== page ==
To understand current patterns of island biogeography and the processes that underlie these patterns, it is essential to have an appreciation of what has gone before. As such, the study of the temporal and spatial distribution of extinct fauna provides much more than a sideshow (albeit fascinating) of weird and wonderful creatures. Evolution of Island Mammals: Adaptation and Extinction of Placental Mammals on Islands brings together scattered literature to provide a synthesis of the current state of knowledge on fossil insular mammal fauna with the aim of elucidating modern-day patterns of biodiversity on islands.
Evolution of Island Mammals is focused on selected geographic regions and mammalian groups, for which fossil mammal fauna are best known, and provides detailed accounts of faunal composition, faunal turnover, and morphological differences between island fauna and their putative mainland relatives. The book's summary of information on the distribution of extinct insular mammal fauna is itself a valuable contribution to the literature, yet authors Alexandra van der Geer, George Lyras, John de Vos, and Michael Dermitzakis have gone beyond this sizeable task to highlight recurrent insular patterns, with their exceptions, and to speculate on possible mechanisms of speciation, ecological adaptations, and causes of extinction.
Much of the book's information seems to be for the specialized reader, such as detailed anatomical descriptions of dentition and skull morphology that may be less interesting to a nonpalaeontologist. However, the book provides an essential perspective for biogeographers and evolutionary biologists working with extant systems to more fully understand and appreciate biogeographic patterns and evolutionary trends, such as body-size changes. Although the text draws to a limited extent on the ecology and island biogeography of extant mammals (and sometimes other taxa), its focus is on extinct species. This reflects the authors' common research area of vertebrate palaeontology, with a particular emphasis on extinct island mammals. Alexandra van der Geer is an independent researcher at the Netherlands Centre for Biodiversity Naturalis, where John de Vos is the scientific curator. George Lyras is a curator at the Museum of Paleontology and Geology at the University of Athens, Greece, where Michael Dermitzakis is director of the Department of Geology and Historical Geology.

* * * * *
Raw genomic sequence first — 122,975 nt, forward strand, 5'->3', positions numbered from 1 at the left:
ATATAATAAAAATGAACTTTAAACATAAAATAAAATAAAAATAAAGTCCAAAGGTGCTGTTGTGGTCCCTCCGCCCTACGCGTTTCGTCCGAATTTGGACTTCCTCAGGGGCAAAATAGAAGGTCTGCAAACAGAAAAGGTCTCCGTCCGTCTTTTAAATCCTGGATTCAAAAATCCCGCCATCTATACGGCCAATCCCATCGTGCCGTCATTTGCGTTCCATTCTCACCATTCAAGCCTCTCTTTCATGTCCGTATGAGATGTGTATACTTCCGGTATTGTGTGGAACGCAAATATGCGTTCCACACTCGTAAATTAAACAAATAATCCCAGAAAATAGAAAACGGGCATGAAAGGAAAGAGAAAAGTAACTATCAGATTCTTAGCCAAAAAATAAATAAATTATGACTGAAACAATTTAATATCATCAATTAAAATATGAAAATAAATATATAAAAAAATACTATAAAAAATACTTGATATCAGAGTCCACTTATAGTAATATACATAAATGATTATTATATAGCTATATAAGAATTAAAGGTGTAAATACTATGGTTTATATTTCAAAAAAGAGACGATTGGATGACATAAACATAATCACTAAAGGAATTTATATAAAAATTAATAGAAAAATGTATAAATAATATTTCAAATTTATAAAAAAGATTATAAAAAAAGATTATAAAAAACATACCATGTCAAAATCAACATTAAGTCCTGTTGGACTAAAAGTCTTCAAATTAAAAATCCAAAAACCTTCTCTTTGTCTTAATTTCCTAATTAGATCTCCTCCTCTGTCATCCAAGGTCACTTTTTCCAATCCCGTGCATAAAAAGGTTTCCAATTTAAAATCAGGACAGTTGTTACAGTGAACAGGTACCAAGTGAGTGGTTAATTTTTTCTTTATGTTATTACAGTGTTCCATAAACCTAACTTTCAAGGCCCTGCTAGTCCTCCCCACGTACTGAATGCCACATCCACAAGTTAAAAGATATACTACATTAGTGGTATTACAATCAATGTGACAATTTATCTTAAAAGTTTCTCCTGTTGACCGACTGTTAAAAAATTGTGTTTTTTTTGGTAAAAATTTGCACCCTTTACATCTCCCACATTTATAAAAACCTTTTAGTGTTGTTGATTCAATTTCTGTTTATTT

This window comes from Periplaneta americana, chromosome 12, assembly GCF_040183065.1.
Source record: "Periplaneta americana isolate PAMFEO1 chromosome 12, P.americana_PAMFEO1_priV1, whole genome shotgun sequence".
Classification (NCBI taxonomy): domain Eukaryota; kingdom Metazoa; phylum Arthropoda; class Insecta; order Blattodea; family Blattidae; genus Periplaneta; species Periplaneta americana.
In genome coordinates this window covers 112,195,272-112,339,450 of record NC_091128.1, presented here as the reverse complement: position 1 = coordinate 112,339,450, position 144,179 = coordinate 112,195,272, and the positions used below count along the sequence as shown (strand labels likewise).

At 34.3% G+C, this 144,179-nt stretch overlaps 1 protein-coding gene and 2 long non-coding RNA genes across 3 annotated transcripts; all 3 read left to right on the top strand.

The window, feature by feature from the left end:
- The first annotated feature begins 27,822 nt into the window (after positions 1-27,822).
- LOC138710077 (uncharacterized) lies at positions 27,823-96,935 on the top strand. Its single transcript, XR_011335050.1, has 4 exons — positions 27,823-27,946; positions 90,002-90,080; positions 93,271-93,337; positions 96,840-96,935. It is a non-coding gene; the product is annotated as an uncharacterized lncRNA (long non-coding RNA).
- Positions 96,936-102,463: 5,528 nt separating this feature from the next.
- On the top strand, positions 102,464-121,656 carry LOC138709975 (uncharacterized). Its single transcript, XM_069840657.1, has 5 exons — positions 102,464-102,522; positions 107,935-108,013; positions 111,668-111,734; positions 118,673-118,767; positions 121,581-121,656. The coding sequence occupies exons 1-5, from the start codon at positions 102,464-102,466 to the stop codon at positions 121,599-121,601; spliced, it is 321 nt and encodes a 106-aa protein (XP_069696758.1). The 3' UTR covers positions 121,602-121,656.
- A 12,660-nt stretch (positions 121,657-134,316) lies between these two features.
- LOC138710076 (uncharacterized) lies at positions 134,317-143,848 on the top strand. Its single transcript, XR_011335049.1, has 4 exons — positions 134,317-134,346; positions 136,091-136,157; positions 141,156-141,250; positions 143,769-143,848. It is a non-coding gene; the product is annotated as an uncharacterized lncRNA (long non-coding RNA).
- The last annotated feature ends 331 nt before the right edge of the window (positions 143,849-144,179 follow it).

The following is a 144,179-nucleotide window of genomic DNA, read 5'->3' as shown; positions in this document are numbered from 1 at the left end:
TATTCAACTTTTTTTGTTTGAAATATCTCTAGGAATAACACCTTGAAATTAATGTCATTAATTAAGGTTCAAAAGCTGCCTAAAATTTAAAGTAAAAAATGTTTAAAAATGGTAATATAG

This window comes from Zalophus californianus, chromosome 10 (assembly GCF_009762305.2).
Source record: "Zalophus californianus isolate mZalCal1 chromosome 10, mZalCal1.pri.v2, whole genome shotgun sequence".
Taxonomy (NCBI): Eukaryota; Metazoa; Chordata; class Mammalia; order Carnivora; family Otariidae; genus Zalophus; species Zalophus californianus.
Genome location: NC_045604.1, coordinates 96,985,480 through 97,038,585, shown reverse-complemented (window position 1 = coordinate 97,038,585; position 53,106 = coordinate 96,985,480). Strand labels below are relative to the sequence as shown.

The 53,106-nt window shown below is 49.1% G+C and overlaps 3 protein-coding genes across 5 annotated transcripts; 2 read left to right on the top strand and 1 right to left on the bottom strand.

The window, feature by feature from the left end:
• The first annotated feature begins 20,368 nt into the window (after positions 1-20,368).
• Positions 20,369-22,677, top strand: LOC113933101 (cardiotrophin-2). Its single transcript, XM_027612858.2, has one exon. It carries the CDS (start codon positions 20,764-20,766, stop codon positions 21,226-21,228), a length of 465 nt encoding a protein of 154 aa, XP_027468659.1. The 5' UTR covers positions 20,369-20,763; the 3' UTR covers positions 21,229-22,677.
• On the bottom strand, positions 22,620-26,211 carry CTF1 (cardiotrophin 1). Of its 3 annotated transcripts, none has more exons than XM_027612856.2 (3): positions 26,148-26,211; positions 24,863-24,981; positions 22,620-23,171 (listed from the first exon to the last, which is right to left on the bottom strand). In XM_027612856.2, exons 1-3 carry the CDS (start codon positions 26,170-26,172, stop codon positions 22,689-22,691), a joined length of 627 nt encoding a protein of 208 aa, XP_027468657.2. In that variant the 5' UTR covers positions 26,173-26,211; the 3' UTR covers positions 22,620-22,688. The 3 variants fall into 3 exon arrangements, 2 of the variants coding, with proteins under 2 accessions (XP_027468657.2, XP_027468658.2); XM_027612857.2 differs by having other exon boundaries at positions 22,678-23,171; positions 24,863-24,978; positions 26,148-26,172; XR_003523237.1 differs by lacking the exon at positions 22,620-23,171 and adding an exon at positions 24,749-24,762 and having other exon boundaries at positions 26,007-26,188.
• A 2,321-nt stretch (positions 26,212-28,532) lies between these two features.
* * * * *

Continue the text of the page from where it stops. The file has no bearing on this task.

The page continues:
Fossil mammal fauna are examined in the book from two perspectives—first in terms of specific islands or island groups, then by taxonomic group. Although this treatment creates some repetition, it increases the ease with which the information can be accessed, depending on the interest of the reader—whether it be a global perspective of a particular taxon or the extinct mammalian fauna in a specific region. The sections on historical palaeontology, in which the discovery of fossil deposits and the subsequent exploration of each island are described, provide an interesting perspective on the development of the field as the authors explain some initial confusions, subsequent clarifications, and emerging hypotheses relating to the findings.
The chapters are consistently structured, which facilitates comparisons among geographic regions. The shorter chapters are focused on individual taxa and summarize trends observed across regions. The book ends with an attempt to synthesize evolutionary processes, as well as the causes of extinction of mammals in insular environments. It is in this last section that examples from various extant taxa are used to make mechanistic inferences about the patterns seen in the fossil record of mammals. I found these discussions to be somewhat tenuous, especially with regard to mechanisms such as sympatric speciation, which was repeatedly endorsed on the basis of the distributional information of related species alone. Sympatric speciation in animals is thought to be extremely rare and generally requires genetic analysis of the focal species and all potential ancestors. Without the capacity to conduct such analyses for most fossil fauna, I would expect a more cautionary or measured interpretation of speciation models and mechanisms to be applied to the examples in the book.
In addition, the discussions of evolutionary processes in well-studied extant systems are overly simplified. I also found that the last two chapters introduce confusion between the geographical mode of speciation (allopatric or sympatric) and microevolutionary mechanisms (e.g., drift and selection). The book ends abruptly without a concluding section; such a section could have identified current, exciting avenues of research in extinct island mammal fauna or might have summarized the present gaps in our scientific knowledge of the subject, in order to steer the direction of future research.
Despite these shortcomings, Evolution of Island Mammals provides a rich source of detailed information for graduate students and researchers studying either extinct or extant island species. It is generously illustrated and nicely presented. Island biota will continue to provide a fascinating arena for the study of evolution, and this book highlights the value of taking a broader view than the brief snapshot in time provided by contemporary insular biota alone.